I am a disabled person living on St Philips Road. My bin is sometimes on the pavement longer than the day. The council are supposed to put my bins back in my side passage. They have agreed to do this, but simply never do. So putting the bin back has to wait on a day when I am feeling well enough to move it myself or when a neighbour moves it for me.
The use of the word ‘pocketing’ in your comment has been removed as being potentially libellous.
We have no reason to think that any individual – either Cambridgeshire County Councillor or Officer – has gained, or will gain, personally from the DfT money for Covid-related road works.
Whether they are well-planned and/or well executed is another point… As is the way the DfT rushed this nation scheme into existence, giving highway authorities just eight weeks to implement works, days before changing the social distancing rules…
Links to the full documentation on the county-wide schemes – Mill Road and included – are included in the blogpost here.
Decisions have been delegated to officers, but councillors – of the majority party and of opposition parties – will be demanding full disclosure of costs.
You have misunderstood. My suggestion was that the [county] Council was receiving the government money (and not necessarily spending it all), no insinuation that any individual was doing anything financially improper.
If you take a close look at the document outlining all of the works to be done across the county, some are funded by central government, some by the Greater Cambridge Partnership, and some by the County Council itself.
All local councils have lost a huge volume of central government funding, without having revenue raising powers of their own to replace this over the last decade.
Thank you for saying so. I agree with every word!
I cycled down Mill Rd this after noon and it was glorious with the hugely reduced traffic.
I like Mill Road shops, but loathe the traffic and pollution, and don’t go there very often any more. I’m very pleased that it has been filtered to through traffic at the bridge, and pavements widened without the added complication of gas works which made it a PITA to visit last time round, even by bike.
I sympathise that it’s all been a bit sudden – we live in ‘interesting times’– but the people who think many/most of their customers come by car are just crazy. There is no way that can be true – you just have to count the availability of parking to see that a majority of customers are already walking or biking or busing.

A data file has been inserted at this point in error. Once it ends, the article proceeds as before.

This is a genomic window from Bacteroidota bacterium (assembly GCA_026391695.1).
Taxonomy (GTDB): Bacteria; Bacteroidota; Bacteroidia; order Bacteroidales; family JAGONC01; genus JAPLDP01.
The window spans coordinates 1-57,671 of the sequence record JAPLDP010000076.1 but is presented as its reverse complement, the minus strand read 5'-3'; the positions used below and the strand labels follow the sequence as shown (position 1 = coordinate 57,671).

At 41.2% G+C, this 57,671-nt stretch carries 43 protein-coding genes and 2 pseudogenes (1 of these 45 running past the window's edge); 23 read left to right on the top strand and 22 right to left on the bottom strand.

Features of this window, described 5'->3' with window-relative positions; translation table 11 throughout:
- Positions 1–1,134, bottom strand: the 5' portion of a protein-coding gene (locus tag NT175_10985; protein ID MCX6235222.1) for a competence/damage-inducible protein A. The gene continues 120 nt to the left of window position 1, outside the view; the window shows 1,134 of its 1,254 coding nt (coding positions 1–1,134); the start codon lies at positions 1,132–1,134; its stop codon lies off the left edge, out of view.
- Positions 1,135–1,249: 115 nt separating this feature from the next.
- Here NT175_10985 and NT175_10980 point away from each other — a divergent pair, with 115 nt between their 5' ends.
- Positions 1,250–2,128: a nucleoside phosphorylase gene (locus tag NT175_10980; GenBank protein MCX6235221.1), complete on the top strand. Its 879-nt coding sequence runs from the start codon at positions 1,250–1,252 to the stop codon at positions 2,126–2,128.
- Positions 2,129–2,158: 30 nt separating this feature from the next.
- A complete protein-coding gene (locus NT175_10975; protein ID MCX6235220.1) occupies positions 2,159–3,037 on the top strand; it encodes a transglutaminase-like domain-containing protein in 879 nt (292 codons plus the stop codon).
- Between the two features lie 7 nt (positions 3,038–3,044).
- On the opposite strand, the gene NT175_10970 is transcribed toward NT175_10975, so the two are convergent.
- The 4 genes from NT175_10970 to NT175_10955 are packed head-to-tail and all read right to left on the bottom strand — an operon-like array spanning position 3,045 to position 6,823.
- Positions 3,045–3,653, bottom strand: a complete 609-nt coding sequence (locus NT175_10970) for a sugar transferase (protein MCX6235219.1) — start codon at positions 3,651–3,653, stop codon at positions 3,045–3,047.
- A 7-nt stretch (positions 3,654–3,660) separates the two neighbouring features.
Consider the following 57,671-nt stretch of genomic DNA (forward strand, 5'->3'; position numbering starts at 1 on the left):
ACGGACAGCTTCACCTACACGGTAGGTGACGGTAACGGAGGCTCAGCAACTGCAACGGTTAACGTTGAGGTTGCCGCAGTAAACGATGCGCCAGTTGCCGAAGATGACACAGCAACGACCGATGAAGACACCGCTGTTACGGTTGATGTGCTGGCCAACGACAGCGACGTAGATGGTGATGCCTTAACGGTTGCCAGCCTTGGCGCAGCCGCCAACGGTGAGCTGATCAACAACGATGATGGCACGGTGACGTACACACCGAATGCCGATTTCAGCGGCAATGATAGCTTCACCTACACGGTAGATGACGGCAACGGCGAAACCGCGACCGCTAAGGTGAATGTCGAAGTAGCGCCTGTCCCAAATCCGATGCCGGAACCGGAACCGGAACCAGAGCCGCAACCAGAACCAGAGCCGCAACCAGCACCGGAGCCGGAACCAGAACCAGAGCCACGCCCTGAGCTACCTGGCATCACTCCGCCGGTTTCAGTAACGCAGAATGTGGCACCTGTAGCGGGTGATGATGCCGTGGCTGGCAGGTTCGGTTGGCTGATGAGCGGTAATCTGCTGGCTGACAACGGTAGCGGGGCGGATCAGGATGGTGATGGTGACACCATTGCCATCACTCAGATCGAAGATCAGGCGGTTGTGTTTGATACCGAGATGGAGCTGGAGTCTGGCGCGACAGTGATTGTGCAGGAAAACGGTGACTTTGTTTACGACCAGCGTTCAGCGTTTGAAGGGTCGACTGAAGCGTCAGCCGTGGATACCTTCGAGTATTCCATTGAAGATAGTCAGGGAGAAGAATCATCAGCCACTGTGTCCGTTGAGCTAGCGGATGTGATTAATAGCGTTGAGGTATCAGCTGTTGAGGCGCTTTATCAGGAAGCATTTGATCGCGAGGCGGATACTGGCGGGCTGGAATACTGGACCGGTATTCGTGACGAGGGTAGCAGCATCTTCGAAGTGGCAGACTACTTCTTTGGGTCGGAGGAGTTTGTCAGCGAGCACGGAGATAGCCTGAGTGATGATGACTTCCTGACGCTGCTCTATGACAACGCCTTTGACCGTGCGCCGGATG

There have been innumerable studies of the effects of traffic filtering on both congestion and trade and they have almost universally both improved trade and not produced the promised terrible congestion. Here’s a recent short documentary (with US examples) with a lot of good data, that seems relevant: Why Car-Free Streets May Be Here to Stay.
And here is a load of research with examples from all around the world:
Shopping and cycling – the evidence | Cycling Embassy of Great Britain
Thanks, I’ll link to Shopping and cycling – the evidence In the main body of the blogpost.
The commenter’s other reference was to the fist PDF mentioned in the body of the blogpost: Living Streets published The pedestrian Pound The business case for better streets and places (PDF) in 2018. This was a update on the identically entitled The pedestrian pound The business case for better streets and places (PDF) commissioned from Just Economics five years earlier. – Ed
It’s really quite hard to find examples where it has not worked, and there are lots where it has been a big success.
I would be astonished if Mill Road footfall and takings are not improved by this change, and the environment is already improved from day one. You’ll certainly get more money from me.
Hear hear Wookey. And if we all now support the Mill Road traders by using their shops, that will be a far more effective way of making our views known than any amount of writing to the council or holding protest marches.
That’s a really positive attitude!
I walked up Mill Road this (Saturday) morning to shop at Al Amin and the street felt dead. I hope it picks up later.
One thing that really doesn’t help is the collection of council signs saying “Mill Road Bridge closed”. Please can they add signs saying “businesses still open” – and urgently?